A little travel maintenance this morning as we find and book a desert tour. We will have a driver for three nights and four days who will take us around to all the places you will read about starting tomorrow.
We wander towards to the market to look around, leave the medina because we want soup, find some whatever the Arabic word for uneventful is, soup, and dip back into the medina. A little more wandering takes us from soup to souk. The souk is the market inside the medina. This is that Indiana Jones shit you want to see. Narrow alleys criss-crossing with more narrow alleys; merchandise of all kinds hanging in front of worn facades with Moorish arches or other ancient designs. Bags, jewels, antiques, lamps, clothing, every possible combination of nick-nick, tchotchke, craft or necessity is splashed out, draping and hung up across a spider’s web of chaotic lanes. Above the sun streams in through a filter of randomly placed lengths of wood draped with rags, nets or sun-bleached tarpaulins. This sight is probably very high on the priority list for anyone who chooses Morocco as their destination. It does not disappoint. The hawking is present, but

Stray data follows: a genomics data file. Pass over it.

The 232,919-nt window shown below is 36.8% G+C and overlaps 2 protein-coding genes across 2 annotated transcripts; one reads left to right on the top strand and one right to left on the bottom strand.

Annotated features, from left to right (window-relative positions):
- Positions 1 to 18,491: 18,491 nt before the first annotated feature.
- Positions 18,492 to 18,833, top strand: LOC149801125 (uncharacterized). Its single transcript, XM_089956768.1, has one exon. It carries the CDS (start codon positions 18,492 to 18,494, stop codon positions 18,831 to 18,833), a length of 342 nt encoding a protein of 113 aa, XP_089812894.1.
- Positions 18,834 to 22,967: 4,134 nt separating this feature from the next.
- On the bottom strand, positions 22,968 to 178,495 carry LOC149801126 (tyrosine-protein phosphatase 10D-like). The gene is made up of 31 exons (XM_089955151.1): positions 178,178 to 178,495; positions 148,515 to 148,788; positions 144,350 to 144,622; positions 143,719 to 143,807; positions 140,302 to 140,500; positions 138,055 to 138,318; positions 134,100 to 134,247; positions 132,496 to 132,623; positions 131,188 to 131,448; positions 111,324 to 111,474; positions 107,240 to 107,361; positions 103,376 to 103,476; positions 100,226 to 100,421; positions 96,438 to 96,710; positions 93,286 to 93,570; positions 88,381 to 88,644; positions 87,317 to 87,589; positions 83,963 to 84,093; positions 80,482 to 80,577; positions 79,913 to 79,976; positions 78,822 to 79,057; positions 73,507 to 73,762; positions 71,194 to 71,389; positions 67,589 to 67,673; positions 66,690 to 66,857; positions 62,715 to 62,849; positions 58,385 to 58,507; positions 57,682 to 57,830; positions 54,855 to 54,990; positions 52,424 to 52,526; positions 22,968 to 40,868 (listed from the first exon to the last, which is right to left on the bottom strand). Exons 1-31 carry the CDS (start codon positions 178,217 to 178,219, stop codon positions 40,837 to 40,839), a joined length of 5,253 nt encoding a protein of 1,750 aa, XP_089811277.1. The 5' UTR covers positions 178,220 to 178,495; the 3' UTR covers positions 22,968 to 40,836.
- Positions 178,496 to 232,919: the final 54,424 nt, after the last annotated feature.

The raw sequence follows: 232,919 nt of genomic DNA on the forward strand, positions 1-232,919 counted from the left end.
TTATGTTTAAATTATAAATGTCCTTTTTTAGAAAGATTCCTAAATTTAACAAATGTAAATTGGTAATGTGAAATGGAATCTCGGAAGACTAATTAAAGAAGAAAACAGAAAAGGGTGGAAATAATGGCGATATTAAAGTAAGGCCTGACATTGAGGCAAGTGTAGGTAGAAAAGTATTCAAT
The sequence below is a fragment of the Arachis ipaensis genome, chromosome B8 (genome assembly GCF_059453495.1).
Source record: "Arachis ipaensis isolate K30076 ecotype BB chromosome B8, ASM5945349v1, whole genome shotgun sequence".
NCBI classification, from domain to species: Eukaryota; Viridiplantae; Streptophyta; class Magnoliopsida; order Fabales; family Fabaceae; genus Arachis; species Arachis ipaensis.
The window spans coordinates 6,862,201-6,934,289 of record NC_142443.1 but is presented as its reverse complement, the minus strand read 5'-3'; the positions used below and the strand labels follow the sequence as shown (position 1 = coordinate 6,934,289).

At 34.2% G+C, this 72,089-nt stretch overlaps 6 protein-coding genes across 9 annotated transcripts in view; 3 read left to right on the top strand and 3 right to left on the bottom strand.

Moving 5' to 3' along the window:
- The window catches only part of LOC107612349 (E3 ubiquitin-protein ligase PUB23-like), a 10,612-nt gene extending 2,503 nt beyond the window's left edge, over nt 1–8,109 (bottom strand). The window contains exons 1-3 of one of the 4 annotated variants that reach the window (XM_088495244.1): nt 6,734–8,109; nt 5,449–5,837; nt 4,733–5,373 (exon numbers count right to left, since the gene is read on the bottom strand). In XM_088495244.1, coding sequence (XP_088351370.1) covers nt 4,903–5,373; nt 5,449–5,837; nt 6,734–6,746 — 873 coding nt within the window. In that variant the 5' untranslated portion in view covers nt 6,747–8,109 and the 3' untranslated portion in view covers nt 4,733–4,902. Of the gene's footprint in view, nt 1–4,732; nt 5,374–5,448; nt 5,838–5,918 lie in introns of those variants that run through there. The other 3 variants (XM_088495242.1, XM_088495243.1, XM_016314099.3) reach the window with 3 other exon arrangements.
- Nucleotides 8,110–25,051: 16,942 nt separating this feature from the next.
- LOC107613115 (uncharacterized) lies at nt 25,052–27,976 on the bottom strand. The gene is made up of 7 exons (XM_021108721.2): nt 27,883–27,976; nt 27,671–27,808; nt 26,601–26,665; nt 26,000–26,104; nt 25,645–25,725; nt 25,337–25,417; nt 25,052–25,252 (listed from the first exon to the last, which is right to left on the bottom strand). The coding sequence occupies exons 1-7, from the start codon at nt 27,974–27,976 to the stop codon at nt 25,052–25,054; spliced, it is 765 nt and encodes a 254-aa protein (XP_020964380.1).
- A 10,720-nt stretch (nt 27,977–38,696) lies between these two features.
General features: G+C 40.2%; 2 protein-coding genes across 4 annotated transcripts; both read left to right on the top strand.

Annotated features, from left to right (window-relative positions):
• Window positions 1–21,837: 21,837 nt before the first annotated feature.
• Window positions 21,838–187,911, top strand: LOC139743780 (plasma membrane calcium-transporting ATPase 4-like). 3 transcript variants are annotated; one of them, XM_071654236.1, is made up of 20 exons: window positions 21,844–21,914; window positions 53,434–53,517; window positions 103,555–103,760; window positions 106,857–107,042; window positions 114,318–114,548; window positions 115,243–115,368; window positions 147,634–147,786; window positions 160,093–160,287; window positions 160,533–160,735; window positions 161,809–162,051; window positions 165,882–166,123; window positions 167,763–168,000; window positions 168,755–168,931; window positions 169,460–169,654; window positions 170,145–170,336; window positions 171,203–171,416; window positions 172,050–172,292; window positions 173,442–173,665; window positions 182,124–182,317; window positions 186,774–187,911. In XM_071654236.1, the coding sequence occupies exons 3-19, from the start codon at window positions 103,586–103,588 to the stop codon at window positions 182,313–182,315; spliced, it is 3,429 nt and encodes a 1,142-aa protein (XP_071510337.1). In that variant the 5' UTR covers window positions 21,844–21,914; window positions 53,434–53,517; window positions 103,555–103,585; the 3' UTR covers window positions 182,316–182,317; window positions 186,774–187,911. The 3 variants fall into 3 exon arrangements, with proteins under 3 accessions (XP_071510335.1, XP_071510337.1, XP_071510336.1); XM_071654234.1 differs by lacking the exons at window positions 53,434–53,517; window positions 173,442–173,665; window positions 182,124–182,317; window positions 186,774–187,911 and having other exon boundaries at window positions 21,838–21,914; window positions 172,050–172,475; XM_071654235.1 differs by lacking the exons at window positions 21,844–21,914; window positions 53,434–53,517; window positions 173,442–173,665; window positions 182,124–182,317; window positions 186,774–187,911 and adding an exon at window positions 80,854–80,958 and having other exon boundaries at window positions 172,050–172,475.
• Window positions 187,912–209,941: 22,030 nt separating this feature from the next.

honestly not so bad. We are accosted and endure an attempted mugging by guilt by a “Jewish” shopkeeper, who tries to position everything we don’t comply with as an insult to him and his heritage. We truly hate him and his style, but his shop is, again, a dreamily ideal representation of what one hopes to see in this environment; it’s festooned* with antique silver trays and pitchers and who knows what else covering every square inch of what he tells us was the last Hebrew temple in the souk. The ceiling alone was worth the price of enduring this nincompoop’s eczema of a personality. We finally choose to do a little haggling with a polite young ceramics seller.
After we have worn ourselves out venturing as deeply into the souk as we can manage, it’s time to try and find our way back to the hotel. Pete et al have told us their story of being lost for hours and finally having to hire someone to lead them back. So, we’re rightfully anxious… until the GPS on our phone shows us to be about eighteen steps from our dar!